One day during the internship, I asked to interview him about his job because I had to write a paper for my class. 'Let’s go into an editing booth,' he suggested. 'It’s quieter there.'

After several days of his leering looks, “accidental” brushes against my body and repeated requests to go out with him, I confided in a female reporter. I wanted the behavior to stop.

“Oh, that’s just Dave (not his real name),” she laughed. “He does that to all the women.”

I was stunned. I was looking for protection. Validation, at the very least. I convinced myself that I was the problem, since all the other women seemed to just accept the disrespectful behavior.

Fast forward 15 years, and he was hired as an anchorman at the very same station where I was working. When I heard the news, I felt sick to my stomach. I dreaded seeing him. When I did, I saw the same leering look in his eyes as before. He was already stalking his prey.

One evening on the six o’clock news, I had to deliver a report on set and was directed to sit next to him. During the commercial break, I practiced reading my script and stumbled over some words.

“Wow, that’s a real mouthful,” I commented.

“I’ll give you a real mouthful,” he replied, looking me straight in the eyes.

I turned beet red.

At that moment, the red light went on, and I was on a close-up shot. While I began reading my script live on-air, he reached over and laid his hand on my thigh underneath the news desk, out of the camera shot.

That bastard. Fifteen years later, and he was still at it.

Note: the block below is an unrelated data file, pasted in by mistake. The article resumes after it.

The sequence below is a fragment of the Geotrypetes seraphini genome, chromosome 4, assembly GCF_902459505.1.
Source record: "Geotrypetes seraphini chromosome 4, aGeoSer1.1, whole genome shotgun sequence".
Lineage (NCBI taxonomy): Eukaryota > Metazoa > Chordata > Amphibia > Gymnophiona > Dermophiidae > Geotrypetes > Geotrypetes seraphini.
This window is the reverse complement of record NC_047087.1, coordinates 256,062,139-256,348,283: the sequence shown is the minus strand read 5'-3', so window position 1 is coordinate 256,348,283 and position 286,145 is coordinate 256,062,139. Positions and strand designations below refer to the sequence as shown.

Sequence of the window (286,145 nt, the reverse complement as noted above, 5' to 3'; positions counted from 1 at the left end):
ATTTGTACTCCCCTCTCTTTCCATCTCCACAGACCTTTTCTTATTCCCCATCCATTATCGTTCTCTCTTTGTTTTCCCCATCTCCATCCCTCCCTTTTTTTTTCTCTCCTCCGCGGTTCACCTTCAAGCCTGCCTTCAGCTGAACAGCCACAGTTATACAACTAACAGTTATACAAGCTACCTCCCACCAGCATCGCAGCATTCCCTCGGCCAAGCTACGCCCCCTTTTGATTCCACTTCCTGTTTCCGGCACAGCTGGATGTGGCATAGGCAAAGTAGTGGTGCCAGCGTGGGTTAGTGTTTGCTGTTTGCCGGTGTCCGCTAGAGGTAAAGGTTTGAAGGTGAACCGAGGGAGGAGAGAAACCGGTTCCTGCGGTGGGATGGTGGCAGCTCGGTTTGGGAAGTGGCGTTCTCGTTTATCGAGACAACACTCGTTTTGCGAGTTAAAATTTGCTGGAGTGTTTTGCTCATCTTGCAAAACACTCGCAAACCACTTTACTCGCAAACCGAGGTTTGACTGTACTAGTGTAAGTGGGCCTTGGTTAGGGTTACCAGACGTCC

When my segment was over, I breathed, “Don’t you EVER touch me again,” and stormed off the set.

Same hand, same thigh, 15 years later. But this time was different. I was a bona fide professional now and wasn’t going to put up with this attempt to intimidate me.

I walked into the news director’s office to complain. This was sexual harassment, and surely would be taken seriously.

“Oh c’mon, Carol, lighten up,” he said. “Dave is a major personality in the business, and he does this to all the girls. It’s just his personality. Let it go. He didn’t hurt you.”

And there it is, ladies and gentlemen. A story so common, it puts the “broad” in broadcast news.

My informal polls over the years tell me this is standard practice in the business. It’s just something that happens. It’s the way things are. Women complain, management does nothing. Women are just supposed to live with it.

I walked into the news director’s office to complain. This was sexual harassment, and surely would be taken seriously. 'Oh c’mon, Carol, lighten up,' he said.

That’s why I laughed at Bill O’Reilly’s statement following his dismissal from Fox News. Now, I have never actually met Bill O’Reilly, but I’ve worked with his type many, many times over the years. TV news attracts them.

“It is tremendously disheartening that we (Fox News) part ways due to completely unfounded claims,” he wrote. “But that is the unfortunate reality that many of us in the public eye must live with today.”

The sheer arrogance of the denial takes my breath away. His super-sized ego requires the blame be shifted to the victim. There is no gentlemanly quality, no humility. This is what happens when some of us reach enormous professional success. Roger Ailes, Donald Trump and Bill Cosby are fellow members of this reprehensible club, where alleged sexual harassment and intimidation are simply overlooked due to their power, economic value and inflated egos.

I’m thankful that 21st Century Fox finally took action by terminating O’Reilly. I don’t know if it heralds a recognition of the disrespect female staffers have suffered over the decades but the cynic in me knows that, more likely, it was an economic decision. And that’s just fine. Now if we can just clean up the rest of the business.

This piece was first published on LinkedIn.

CONVERSATIONS